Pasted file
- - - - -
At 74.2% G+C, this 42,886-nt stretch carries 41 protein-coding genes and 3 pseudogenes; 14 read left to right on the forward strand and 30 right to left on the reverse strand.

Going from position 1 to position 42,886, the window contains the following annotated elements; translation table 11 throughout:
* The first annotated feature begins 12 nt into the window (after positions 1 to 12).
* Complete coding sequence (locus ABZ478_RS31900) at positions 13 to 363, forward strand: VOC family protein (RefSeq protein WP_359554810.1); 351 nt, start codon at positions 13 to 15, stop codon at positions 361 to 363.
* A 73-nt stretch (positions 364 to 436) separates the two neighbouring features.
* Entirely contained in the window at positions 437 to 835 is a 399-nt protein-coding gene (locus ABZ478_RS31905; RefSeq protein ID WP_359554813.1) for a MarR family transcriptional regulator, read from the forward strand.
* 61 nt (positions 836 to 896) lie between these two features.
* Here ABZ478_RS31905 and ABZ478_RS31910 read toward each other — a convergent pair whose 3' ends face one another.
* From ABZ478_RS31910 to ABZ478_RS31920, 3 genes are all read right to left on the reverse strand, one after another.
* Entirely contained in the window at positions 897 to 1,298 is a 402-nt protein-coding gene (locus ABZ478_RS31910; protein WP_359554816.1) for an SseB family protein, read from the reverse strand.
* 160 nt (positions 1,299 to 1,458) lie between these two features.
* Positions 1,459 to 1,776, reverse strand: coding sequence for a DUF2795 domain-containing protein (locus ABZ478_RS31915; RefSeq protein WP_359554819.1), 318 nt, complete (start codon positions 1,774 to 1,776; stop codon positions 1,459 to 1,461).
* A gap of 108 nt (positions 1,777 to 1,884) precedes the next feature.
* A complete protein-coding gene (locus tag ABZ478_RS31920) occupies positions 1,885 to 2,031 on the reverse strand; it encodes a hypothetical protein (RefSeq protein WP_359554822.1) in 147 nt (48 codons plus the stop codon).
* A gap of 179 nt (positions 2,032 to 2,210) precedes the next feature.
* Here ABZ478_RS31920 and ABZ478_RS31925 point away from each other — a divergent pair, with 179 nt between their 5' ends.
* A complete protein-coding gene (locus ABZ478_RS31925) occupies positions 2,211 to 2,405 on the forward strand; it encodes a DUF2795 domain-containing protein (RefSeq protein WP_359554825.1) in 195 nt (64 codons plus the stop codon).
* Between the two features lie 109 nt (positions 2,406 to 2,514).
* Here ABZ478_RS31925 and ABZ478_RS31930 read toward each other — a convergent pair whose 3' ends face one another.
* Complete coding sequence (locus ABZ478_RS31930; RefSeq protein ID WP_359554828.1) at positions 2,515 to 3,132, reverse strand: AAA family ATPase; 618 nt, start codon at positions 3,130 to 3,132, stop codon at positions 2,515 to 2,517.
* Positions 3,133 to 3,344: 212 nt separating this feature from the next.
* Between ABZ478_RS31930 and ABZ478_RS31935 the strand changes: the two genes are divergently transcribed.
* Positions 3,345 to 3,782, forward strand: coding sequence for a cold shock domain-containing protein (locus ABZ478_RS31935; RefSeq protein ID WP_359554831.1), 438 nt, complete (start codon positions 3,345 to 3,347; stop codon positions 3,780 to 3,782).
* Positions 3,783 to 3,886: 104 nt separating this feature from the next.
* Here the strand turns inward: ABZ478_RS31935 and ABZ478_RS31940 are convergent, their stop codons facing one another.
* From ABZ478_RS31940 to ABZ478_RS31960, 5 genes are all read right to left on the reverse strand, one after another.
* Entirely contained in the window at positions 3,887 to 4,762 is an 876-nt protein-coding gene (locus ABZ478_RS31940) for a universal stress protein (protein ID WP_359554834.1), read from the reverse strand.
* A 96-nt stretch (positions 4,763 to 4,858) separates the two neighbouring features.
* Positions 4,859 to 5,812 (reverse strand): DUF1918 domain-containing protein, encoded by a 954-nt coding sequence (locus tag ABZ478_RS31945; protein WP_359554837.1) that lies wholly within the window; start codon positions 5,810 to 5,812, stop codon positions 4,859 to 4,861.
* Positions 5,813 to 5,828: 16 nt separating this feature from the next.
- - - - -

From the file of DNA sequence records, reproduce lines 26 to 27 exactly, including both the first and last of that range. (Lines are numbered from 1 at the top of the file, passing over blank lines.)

* From ABZ478_RS31940 to ABZ478_RS31960, 5 genes are all read right to left on the reverse strand, one after another.
* Entirely contained in the window at positions 3,887 to 4,762 is an 876-nt protein-coding gene (locus ABZ478_RS31940) for a universal stress protein (protein ID WP_359554834.1), read from the reverse strand.